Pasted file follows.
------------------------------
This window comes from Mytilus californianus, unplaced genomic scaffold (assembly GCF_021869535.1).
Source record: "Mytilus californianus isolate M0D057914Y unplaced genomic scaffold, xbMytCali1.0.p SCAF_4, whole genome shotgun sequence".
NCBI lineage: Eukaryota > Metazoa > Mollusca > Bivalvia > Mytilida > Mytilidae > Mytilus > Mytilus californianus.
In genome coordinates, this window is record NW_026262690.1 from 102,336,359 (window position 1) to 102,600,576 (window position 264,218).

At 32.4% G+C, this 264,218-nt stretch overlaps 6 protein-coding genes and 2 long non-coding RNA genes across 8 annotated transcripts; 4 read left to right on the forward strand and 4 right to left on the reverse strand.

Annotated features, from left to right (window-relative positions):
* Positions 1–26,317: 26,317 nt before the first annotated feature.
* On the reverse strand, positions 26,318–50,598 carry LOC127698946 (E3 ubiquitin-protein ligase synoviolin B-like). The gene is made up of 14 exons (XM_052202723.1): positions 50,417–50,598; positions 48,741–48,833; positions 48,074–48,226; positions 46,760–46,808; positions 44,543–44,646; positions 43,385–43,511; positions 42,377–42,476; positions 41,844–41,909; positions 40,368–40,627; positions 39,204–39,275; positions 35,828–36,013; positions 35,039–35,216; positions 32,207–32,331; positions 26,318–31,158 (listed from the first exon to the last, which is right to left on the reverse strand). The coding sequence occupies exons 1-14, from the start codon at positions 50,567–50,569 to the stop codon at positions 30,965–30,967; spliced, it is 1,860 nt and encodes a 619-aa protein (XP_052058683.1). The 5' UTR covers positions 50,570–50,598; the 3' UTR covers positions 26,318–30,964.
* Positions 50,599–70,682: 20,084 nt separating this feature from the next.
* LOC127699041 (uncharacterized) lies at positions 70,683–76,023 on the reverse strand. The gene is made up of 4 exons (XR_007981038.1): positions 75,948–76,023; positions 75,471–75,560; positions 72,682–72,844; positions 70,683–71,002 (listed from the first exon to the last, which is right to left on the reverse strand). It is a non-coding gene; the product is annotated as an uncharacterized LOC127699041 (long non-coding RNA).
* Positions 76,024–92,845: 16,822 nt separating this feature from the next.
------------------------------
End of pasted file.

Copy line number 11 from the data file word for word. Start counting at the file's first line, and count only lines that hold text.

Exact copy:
* Positions 76,024–92,845: 16,822 nt separating this feature from the next.